Connexions

You are here: Home » Content » Lab 2: LabVIEW MathScript and Hybrid Programming

Recently Viewed

This feature requires Javascript to be enabled.

Lab 2: LabVIEW MathScript and Hybrid Programming

Arithmetic Operations

There are four basic arithmetic operators in .m files:

+ addition

- subtraction

* multiplication

/ division (for matrices, it also means inversion)

The following three operators work on an element-by-element basis:

.* multiplication of two vectors, element-wise

./ division of two vectors, element-wise

.^ raising all the elements of a vector to a power

As an example, to evaluate the expression a3+bd4ca3+bd4c size 12{a rSup { size 8{3} } + sqrt { ital "bd"} - 4c} {} , where a=1.2a=1.2 size 12{a=1 "." 2} {}, b=2.3b=2.3 size 12{b=2 "." 3} {}, c=4.5c=4.5 size 12{c=4 "." 5} {}and d=4d=4 size 12{d=4} {}, type the following commands in the Command Window to get the answer (ans) :

>> a=1.2;

>> b=2.3;

>> c=4.5;

>> d=4;

>> a^3+sqrt(b*d)-4*c

ans =

-13.2388

Note the semicolon after each variable assignment. If the semicolon is omitted, the interpreter echoes back the variable value.

Vector Operations

Consider the vectors x =[x1,x2,...,xn]=[x1,x2,...,xn] size 12{ {}= $x rSub { size 8{1} } ,x rSub { size 8{2} } , "." "." "." ,x rSub { size 8{n} }$ } {}and y =[y1,y2,...,yn]=[y1,y2,...,yn] size 12{ {}= $y rSub { size 8{1} } ,y rSub { size 8{2} } , "." "." "." ,y rSub { size 8{n} }$ } {}. The following operations indicate the resulting vectors:

x*.y =[x1y1,x2y2,...,xnyn]=[x1y1,x2y2,...,xnyn] size 12{ {}= $x rSub { size 8{1} } y rSub { size 8{1} } ,x rSub { size 8{2} } y rSub { size 8{2} } , "." "." "." ,x rSub { size 8{n} } y rSub { size 8{n} }$ } {}

x./y =x1y1,x2y3,...,xnyn=x1y1,x2y3,...,xnyn size 12{ {}= left [ { {x rSub { size 8{1} } } over {y rSub { size 8{1} } } } , { {x rSub { size 8{2} } } over {y rSub { size 8{3} } } } , "." "." "." , { {x rSub { size 8{n} } } over {y rSub { size 8{n} } } } right ]} {}

x.^p =x1p,x2p,...,xnp=x1p,x2p,...,xnp size 12{ {}= left [x rSub { size 8{1} } rSup { size 8{p} } ,x rSub { size 8{2} } rSup { size 8{p} } , "." "." "." ,x rSub { size 8{n} } rSup { size 8{p} } right ]} {}

Note that because the boldfacing of vectors/matrices are not used in .m files, in the notation adopted in this book, no boldfacing of vectors/matrices is shown to retain consistency with .m files.

The arithmetic operators + and – can be used to add or subtract matrices, vectors or scalars. Vectors denote one-dimensional arrays and matrices denote multidimensional arrays. For example,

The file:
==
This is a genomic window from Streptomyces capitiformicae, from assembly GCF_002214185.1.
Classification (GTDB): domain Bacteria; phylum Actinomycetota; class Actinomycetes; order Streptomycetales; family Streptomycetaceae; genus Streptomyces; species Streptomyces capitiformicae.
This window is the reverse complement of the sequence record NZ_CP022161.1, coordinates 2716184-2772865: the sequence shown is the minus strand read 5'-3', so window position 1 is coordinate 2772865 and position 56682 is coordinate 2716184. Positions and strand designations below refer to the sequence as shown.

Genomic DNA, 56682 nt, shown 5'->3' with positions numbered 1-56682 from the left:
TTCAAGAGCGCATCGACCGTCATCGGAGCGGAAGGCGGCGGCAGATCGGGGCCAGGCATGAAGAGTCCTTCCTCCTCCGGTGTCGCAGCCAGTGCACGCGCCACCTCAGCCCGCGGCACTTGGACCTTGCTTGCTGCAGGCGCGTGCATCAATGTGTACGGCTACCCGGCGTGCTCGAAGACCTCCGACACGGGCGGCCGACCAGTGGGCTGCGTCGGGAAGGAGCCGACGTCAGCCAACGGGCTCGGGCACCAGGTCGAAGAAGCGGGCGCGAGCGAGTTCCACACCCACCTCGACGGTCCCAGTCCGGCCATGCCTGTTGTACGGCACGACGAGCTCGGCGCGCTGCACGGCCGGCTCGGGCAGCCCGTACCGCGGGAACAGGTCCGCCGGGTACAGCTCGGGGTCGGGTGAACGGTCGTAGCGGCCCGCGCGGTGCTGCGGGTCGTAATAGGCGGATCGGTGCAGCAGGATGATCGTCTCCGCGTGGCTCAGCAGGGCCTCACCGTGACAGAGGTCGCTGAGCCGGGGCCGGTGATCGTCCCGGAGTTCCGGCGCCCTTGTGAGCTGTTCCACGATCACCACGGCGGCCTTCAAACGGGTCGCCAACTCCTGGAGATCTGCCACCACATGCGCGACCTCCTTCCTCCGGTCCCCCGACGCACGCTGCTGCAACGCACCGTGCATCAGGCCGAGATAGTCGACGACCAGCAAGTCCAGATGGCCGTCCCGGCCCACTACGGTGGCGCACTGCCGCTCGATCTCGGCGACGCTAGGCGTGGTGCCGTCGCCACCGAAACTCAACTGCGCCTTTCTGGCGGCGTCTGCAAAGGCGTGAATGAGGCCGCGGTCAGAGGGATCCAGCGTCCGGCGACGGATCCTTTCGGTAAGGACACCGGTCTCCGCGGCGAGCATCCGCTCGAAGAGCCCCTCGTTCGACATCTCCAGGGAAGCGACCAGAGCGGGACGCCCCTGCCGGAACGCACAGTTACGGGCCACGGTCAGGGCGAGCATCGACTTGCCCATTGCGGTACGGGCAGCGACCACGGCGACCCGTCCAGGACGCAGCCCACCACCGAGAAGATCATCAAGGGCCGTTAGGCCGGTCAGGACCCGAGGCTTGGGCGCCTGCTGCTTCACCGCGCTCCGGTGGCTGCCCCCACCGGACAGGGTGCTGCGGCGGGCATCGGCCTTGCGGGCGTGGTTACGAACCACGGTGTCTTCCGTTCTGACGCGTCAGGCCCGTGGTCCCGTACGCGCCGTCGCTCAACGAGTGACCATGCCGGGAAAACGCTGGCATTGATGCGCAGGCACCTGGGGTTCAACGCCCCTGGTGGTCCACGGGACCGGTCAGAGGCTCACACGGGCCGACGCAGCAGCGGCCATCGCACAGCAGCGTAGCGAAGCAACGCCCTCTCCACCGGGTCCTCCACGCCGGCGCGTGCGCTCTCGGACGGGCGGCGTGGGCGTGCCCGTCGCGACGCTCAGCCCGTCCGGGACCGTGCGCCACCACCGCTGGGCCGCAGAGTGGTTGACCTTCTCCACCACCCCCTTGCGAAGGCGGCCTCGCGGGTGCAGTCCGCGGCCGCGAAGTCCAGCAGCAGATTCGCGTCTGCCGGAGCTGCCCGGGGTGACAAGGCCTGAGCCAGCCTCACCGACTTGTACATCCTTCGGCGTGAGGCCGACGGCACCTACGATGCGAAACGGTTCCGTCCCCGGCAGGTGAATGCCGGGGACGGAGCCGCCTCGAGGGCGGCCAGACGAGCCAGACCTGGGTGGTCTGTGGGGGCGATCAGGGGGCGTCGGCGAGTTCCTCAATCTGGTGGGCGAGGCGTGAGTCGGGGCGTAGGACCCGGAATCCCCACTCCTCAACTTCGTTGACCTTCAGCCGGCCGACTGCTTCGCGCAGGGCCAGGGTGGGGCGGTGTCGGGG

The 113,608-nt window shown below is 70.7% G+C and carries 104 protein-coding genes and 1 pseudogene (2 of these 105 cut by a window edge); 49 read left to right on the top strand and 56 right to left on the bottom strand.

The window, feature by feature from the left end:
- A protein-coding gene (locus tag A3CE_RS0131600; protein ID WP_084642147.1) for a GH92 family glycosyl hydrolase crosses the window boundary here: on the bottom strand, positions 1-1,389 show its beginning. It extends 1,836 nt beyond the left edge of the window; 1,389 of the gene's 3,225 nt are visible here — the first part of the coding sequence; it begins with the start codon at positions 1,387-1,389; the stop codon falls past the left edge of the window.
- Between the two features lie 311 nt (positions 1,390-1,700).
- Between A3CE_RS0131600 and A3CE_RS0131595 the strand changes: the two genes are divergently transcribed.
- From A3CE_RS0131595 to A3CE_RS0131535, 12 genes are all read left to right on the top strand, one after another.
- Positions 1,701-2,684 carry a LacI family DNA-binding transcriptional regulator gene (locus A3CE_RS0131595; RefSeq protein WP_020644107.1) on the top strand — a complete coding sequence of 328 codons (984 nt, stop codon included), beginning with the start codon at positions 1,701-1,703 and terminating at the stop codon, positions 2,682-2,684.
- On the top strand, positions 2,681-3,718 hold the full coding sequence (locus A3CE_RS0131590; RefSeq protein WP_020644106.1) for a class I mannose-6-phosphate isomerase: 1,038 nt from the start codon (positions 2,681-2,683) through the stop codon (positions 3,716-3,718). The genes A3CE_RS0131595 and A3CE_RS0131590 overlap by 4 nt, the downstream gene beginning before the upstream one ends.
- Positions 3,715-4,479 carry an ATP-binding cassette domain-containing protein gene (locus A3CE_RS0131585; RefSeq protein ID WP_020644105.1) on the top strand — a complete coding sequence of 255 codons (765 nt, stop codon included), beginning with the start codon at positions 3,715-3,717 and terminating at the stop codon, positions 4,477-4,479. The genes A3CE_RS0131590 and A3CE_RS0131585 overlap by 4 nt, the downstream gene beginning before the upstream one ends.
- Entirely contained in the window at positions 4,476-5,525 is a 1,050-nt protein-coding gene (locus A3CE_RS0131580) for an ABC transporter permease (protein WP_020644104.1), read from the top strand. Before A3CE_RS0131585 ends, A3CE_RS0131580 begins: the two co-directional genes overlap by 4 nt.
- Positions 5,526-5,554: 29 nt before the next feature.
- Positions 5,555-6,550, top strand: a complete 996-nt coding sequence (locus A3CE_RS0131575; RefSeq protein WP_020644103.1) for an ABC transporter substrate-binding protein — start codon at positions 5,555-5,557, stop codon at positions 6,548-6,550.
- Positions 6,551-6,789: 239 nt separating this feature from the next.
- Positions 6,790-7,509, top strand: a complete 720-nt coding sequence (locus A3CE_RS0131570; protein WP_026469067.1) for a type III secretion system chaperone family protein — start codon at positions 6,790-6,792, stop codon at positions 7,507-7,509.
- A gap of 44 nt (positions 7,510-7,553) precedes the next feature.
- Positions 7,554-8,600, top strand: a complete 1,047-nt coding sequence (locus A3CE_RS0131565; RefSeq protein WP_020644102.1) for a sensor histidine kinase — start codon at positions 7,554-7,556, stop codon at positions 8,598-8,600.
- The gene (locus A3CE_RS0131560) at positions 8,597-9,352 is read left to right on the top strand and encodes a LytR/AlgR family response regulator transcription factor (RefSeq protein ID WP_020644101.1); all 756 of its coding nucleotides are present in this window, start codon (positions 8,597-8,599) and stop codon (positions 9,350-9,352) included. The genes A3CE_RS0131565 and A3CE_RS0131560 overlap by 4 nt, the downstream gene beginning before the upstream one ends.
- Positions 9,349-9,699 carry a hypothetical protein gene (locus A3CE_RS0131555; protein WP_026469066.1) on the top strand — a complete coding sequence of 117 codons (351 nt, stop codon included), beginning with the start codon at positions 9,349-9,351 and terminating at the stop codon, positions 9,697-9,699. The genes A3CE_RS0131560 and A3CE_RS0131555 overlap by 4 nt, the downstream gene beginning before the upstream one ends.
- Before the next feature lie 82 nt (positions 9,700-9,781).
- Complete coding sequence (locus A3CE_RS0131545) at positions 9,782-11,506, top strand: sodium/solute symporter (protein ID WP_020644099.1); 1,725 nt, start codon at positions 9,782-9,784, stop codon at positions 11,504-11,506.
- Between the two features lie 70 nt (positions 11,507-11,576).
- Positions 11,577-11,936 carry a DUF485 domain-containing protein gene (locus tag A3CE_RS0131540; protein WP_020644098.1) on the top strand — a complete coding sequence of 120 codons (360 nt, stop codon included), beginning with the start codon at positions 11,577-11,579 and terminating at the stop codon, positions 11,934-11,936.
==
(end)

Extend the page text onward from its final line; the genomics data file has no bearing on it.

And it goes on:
>> x=[1,3,4]

>> y=[4,5,6]

>> x+y

ans=

5 8 10

In this example, the operator + adds the elements of the vectors x and y, element by element, assuming that the two vectors have the same dimension, in this case 1×31×3 size 12{1 times 3} {} or one row with three columns. An error occurs if one attempts to add vectors having different dimensions. The same applies for matrices.

To compute the dot product of two vectors (in other words, ixiyiixiyi size 12{ Sum cSub { size 8{i} } {x rSub { size 8{i} } y rSub { size 8{i} } } } {} ), use the multiplication operator ‘*’ as follows:

>> x*y'

ans =

43

Note the single quote after y denotes the transpose of a vector or a matrix.

To compute an element-by-element multiplication of two vectors (or two arrays), use the following operator:

>> x .* y

ans =

4 15 24

That is, x .* y means [1×4,3×5,4×6][1×4,3×5,4×6] size 12{ $1 times 4,3 times 5,4 times 6$ } {} = [41524][41524] size 12{ $matrix { 4 {} # "15" {} # "24"$ {} } } {}.

Complex Numbers

LabVIEW MathScript supports complex numbers. The imaginary number is denoted with the symbol i or j, assuming that these symbols have not been used any other place in the program. It is critical to avoid such a symbol conflict for obtaining correct outcome. Enter the following and observe the outcomes:

>> z=3 + 4i % note the multiplication sign ‘*’ is not needed after 4

>> conj(z) % computes the conjugate of z

>> angle(z) % computes the phase of z

>> real(z) % computes the real part of z

>> imag(z) % computes the imaginary part of z

>> abs(z) % computes the magnitude of z

One can also define an imaginary number with any other user-specified variables. For example, try the following:

>> img=sqrt(-1)

>> z=3+4*img

>> exp(pi*img)

Array Indexing

In .m files, all arrays (vectors) are indexed starting from 1 − in other words, x(1) denotes the first element of the array x. Note that the arrays are indexed using parentheses (.) and not square brackets [.], as done in C/C++. To create an array featuring the integers 1 through 6 as elements, enter: